Assistive technologies for students with special needsPresentation Transcript
Assistive Technologies for students with special needs
What is Assistive Technology Assistive technology (also referred to as Adaptive technology) is a term that refers to any device that will help a person with a disability by assisting them, adapting the situation to where they can perform, or rehabilitate them back in to a normal situation. Photo courtesy of http://www.wheelchairslift.net/wheelchair/wheelchair/
The Goal of any Assistive Technology Give the person a greater deal of independence in their lives!
Use a Process to Find AT Make sure everyone the person interacts with on a weekly basis is involved Make sure the student is involved! If the student knows they would never use it, then do not waste the money on it. Be prepared to try many options!
One example of a Process from LD Online Collect Child and Family Information. Identify activities that the student is expected to participate in. What observable outcomes can you see that will tell you if the intervention is successful? Brainstorm different assistive technologies that can help the student. There should be a range of options and the goals for the technology to help the student adapt with. Try it out. Set up an observation plan and see if the technology has helped and to what degree. Identify what worked.
One good rule of thumb . . . Keep it as simple as possible! During the space race, the US scientist knew that a normal pen would not work because there is no gravity to make the ink work. They spent thousands of dollars developing a pen that will work in space. The Soviets had the same problem. They decided to use a pencil in space.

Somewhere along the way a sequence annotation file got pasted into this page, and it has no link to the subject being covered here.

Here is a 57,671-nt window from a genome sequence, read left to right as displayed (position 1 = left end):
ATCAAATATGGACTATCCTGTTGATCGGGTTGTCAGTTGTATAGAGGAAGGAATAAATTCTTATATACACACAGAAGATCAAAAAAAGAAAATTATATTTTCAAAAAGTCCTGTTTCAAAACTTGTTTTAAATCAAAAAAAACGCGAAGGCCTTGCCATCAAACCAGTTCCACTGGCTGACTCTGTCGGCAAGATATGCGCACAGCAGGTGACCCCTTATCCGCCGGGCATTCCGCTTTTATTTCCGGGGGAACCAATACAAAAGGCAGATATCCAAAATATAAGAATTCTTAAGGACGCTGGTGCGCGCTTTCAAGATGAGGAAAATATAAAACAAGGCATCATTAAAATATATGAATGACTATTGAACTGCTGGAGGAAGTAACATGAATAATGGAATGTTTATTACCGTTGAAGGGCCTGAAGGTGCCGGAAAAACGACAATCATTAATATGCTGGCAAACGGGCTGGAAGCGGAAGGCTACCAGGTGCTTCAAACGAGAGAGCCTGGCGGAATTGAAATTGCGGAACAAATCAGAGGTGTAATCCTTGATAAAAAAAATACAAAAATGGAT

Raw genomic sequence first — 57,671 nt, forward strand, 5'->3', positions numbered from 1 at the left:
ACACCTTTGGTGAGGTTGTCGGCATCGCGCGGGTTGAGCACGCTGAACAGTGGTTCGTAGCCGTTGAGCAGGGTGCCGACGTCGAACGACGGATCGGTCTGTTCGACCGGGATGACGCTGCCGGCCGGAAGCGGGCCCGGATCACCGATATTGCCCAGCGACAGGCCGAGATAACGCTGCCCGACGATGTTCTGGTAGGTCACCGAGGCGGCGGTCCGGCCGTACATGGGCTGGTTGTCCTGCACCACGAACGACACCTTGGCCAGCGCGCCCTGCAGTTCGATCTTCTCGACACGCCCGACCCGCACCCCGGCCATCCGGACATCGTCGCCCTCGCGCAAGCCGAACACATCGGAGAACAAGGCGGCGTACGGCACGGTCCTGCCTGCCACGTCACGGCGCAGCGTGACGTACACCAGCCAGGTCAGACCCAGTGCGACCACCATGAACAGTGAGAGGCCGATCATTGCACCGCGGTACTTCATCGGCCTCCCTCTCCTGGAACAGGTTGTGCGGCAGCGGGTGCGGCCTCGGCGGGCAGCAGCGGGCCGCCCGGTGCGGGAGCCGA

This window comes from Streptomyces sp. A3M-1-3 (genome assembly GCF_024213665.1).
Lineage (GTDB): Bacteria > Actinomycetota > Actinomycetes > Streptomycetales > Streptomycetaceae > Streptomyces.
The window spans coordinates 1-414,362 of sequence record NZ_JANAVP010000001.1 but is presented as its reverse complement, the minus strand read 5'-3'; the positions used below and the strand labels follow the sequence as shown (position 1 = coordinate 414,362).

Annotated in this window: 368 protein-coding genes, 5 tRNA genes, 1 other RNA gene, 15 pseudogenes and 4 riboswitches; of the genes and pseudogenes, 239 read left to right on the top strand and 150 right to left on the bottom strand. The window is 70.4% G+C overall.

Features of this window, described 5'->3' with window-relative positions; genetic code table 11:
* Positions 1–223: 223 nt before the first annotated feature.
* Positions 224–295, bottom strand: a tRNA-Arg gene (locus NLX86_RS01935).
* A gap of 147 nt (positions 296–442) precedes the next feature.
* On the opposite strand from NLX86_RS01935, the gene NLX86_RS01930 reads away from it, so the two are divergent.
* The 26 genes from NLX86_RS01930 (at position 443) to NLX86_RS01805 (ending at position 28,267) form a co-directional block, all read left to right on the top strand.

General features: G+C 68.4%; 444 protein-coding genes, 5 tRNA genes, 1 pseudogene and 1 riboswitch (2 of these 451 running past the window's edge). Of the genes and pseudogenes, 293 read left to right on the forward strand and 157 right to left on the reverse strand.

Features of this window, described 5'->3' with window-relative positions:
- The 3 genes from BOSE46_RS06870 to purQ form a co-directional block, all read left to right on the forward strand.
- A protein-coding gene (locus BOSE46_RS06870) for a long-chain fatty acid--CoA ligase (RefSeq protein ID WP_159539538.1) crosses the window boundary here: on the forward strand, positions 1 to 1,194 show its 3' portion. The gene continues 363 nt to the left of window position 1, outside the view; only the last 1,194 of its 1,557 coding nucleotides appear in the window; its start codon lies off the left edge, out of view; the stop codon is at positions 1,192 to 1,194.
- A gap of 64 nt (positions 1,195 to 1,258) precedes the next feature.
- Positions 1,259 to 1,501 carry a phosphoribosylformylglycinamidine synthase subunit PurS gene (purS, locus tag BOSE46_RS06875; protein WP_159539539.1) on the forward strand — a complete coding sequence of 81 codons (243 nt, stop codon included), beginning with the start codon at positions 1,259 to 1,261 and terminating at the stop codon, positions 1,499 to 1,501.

One good rule of thumb . . . Keep it as simple as possible! (Cont) If the student has problems writing with a normal pencil, you could modify the IEP to let the student carry around a laptop for their work but if the student is able to write with a larger pencil, then just get a box of larger pencils instead of buying a laptop for the child! Some of the devices can range from $15 to $3,000. Also, ask if you can try out the technology before you have to buy!
I will use my class as an example In my class, I have the following students:
Three students with ADHD
One auditory disability
Many have a mild Learning disability that affects all areas of study and a couple that have major difficulties in reading and writing.
Students with Attention Deficient-Hyperactivity Disorder What to do when the student can not pay attention?
Some General Tips . . . No Tech Some common things you can do that do not require any AT are as follows. Create a Routine Get Organized Avoid Distractions Limit Choices Change your Interactions with your student – Use clear, brief directions instead of speeches about responsibilities Use goals and rewards Discipline effectively – Time-outs or removing privileges Help them find a talent
Some Assistive Technology for ADHD
Personal FM Listening devices – These devices sends the source of the sound (a movie, a lecture, etc) directly into the listener’s ears and helps the students focus on the material at hand.
Information data managers – If the student has trouble organizing data like calendars, to-do lists, etc. then these devices can help. They can be hand-held, computer software, or a combination that “shares” the data.
Some Assistive Technology for ADHD (Cont.) http://www.fffbi.com This website, for the FFFBI Academy (the Fin, Fur, and Feather Bureau of Investigation) was designed to help upper level elementary and middle school students and is especially designed to help students with attention problems. They have games, assignments, and even homework help.
Auditory Disability What to do if they cannot hear you?